Sydney, Australia: A Dynamic, Growing City With A United, Diverse Community

Sydney’s Varied and Dynamic Ethnicity

I was born and bred in Sydney. It is the largest and oldest city in Australia accommodating over 4.5 million people. Sydney has varied and dynamic ethnicity with about 31.6% of its population born abroad compared to 22.1% of its overall Australian population (Heinrichs, 2007).  With about 4.5 million people, according to census carried out in 2011, Sydney metropolitan area records an annual growth of about 1.8% in past few years.  Britain was the topmost  country in birth from outside Australia that inhabited Sydney region. Second highest country in birth in Sydney region was China (Blashfield, 2012). 

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Many people in my community love sport. Several people in my community are members of a sporting activity either for leisure or professionally. The Sydney Swans Fan club with which I am a member is one of the many sporting communities attached to (AFL) Australian Football League (Moran, 2011).  Through the internet, many people have joined or shown interest in this club thus, developing the club. Through sports, the members of the fun club try to fulfill other community roles such as attending to sick children. The programs for the community also give an opportunity for its young members to organize events to acquaint with the big players. 

An Intergenerational Report of 2010 stated that in the next fourty years, the population between ages of 65-84 is estimated to double. The report further states that by May 2011, overall 28.4% of the citizens aged fifteen and above had attained a Bachelor or Post Graduate degree in Sidney Metropolitan city compared to the average national population of 23.6% (Australia, 2006). According to census carried out in 2011, there were about 16,000 homeless people in the regions while about 45,000 indigenous people reside in the region being about 8,600 more than the 2006 census. Another census was carried out in 2016 that showed in December 2014, unemployment rate of Sydney region was 5.1% (Moran, 2011). 

Sydney was also home of Aboriginal people who were the Gadigal people. The tribes of the Sydney Metropolitan area are about twenty nine collectively called Eora Nation (Blashfield, 2012). Eora means from here. This was  the original name used by the Aboriginal coastal people in Sydney. The Gadigal are a clan group from Eora. The inner suburbs of Sidney have for a long time attracted the Aboriginal people seeking connections with family and community, shelter and work opportunities. In the 20th century, Sidney Aboriginal community had a developing political activism that led to the creation and growth of support structures and facilities for the Aboriginal people (Australia., & United States. 2011).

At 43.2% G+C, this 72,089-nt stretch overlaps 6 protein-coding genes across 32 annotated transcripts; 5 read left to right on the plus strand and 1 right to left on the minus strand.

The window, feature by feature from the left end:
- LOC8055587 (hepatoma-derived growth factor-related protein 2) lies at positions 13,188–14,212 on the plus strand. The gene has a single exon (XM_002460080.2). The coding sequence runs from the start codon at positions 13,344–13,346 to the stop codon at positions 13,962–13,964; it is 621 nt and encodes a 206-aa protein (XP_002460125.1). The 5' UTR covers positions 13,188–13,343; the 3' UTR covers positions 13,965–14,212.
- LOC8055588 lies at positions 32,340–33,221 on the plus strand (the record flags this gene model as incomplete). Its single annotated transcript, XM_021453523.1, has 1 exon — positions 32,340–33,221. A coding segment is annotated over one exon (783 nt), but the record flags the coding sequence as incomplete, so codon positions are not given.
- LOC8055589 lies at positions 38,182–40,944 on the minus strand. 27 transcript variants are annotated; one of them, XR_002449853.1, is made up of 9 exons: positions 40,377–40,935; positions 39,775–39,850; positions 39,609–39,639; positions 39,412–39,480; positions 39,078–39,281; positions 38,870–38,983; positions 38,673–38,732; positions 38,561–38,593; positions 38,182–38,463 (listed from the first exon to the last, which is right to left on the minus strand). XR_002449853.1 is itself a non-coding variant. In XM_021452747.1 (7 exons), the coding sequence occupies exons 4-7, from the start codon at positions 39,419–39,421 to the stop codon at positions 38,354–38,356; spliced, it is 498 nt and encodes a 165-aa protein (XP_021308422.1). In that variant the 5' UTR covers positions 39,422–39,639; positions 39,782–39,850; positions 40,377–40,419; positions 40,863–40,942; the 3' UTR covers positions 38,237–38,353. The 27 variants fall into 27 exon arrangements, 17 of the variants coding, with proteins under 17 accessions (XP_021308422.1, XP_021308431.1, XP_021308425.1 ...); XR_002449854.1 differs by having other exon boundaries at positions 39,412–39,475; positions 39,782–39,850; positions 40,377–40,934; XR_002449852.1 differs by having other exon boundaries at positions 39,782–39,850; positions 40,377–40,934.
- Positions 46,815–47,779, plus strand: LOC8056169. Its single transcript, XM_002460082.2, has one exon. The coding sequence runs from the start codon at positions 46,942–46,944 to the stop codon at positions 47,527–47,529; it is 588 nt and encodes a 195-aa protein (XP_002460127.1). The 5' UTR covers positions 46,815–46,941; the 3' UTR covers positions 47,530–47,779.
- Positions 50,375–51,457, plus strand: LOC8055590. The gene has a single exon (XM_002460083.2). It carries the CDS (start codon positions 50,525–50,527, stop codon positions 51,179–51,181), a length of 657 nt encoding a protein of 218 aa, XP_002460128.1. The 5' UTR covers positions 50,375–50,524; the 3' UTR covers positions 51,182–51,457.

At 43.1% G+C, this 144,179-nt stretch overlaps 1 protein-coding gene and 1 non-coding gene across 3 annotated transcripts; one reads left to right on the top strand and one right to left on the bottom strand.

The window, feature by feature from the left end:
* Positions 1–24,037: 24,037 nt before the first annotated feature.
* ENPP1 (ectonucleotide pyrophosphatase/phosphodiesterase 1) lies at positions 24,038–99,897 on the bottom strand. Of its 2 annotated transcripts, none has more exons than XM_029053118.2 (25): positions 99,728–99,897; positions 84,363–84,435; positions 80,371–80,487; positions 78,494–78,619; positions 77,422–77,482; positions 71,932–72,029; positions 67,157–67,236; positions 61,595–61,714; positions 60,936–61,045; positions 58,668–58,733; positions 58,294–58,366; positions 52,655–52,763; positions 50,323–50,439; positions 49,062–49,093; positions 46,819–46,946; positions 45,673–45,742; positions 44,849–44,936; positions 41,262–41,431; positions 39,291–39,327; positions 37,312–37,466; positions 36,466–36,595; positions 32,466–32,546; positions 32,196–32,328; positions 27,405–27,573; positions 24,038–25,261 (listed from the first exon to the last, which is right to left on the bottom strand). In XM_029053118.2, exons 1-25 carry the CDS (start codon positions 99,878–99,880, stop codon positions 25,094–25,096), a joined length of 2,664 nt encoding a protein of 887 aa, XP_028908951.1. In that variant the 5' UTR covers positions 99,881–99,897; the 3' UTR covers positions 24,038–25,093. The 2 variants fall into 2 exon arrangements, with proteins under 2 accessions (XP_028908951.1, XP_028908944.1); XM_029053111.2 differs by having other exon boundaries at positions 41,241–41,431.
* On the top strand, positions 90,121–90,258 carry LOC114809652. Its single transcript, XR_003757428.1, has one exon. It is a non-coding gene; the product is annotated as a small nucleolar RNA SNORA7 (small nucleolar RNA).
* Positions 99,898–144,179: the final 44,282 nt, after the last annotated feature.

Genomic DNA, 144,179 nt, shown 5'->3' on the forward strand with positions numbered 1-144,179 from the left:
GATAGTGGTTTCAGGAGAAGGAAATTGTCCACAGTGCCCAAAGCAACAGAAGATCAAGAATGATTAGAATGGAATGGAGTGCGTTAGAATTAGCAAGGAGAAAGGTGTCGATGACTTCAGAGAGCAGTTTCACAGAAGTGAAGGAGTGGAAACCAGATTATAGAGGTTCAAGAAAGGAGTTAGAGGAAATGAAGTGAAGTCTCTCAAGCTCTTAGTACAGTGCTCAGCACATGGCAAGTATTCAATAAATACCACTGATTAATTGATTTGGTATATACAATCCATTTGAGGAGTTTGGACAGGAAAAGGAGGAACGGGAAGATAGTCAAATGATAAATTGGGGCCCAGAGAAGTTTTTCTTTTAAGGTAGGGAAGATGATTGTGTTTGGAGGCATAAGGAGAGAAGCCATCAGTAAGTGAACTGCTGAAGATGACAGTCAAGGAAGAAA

Sydney’s Sporting Communities

Initially, the Aboriginal people were both contentious and generous towards the British colonizers. The first intact was destructive. However, Gadigal culture maintained and later joined by other Aboriginal people as the Sydney Metropolitan city developed. These Aboriginal people from other areas such as North South Wales forged relations with the community and lived and worked together (Australia., & United States. 2011). 

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Schooling and education nurtured encouraged and developed the Aboriginal people residing in Sidney. They created their learning activities and opportuties through self-determination groups in the 1960s. The Torres Strait Islander together with Aboriginal people also have leisure and sporting activities to strengthen connections with dance, theatre and music as their way of expressing spirituality and political goals. Through training the groups of people have advanced in art practices, opening up galleries, exhibitions and museums (Australia, 2006). Continuous research is being carried out for the Aboriginal people in Sydney together with Torres Strait Islander to assist in supporting the tribe in Eora journey.

Sidney has many resources one being its beautiful nature that attracts tourists. There are many tourist attractions such as the Museum of Sidney that is a gallery devoted to the original people. Another is the Powerhous Museum that has various items relating to the Torres Straight Island and Aboriginal people. Sydney Harbor Bridge is also a beautiful site that attracts many people within and out of the city. Habor National park can be a picnic spot for children that will view the wildlife and famous Hobart Yacht race. There is also a beach in the Habor Park that children and adults can swim and take a walk. There is also other facilities such as schools and universities, such as the University of Sidney. There are opera houses such as Sydney Opera House that assists people interested in holding productions related to Torres and the Aboriginal people. It also has film festivals. There are several other amenities such as libraries for example, Waterloo Library that holds many fictitious and non-fictitious items on the history and culture of the Australian people (Flood, 2006). 

Children have a wide variety of places to visit with their parents. There are various attractions, reserves, parks and beaches including zoos that kids would love to visit. For example, apart from the Sydney Harbor, there is Luna Park, and Taronga Zoo where children can have the fun of watching seals, and Australian sea lions. There is also the Sydney Tower that will excite children and ignite thrill in them. There are various other beautiful sceneries such as the sea life Sydney Aquarium that children and adults love to watch. Treetop Adventure Park gives provides activity for children to slide down objects on air while moving from one tree to another while suspended on bridges. Children enjoy various activities up to 10 – 15 metres above the ground.

Education in Sydney and the Aboriginal Peoples

New Zealand and Australia have several things in common, three of which are most vivid. Firstly the two countries urban societies came from British in a series of three centuries and later built on the conquest of a people that did not reside in the cities. Secondly, both countries accommodate migrants that make up about twenty percent of the population. Thirdly, the two countries are located in the same area or part of the world and are home to indigenous tribes.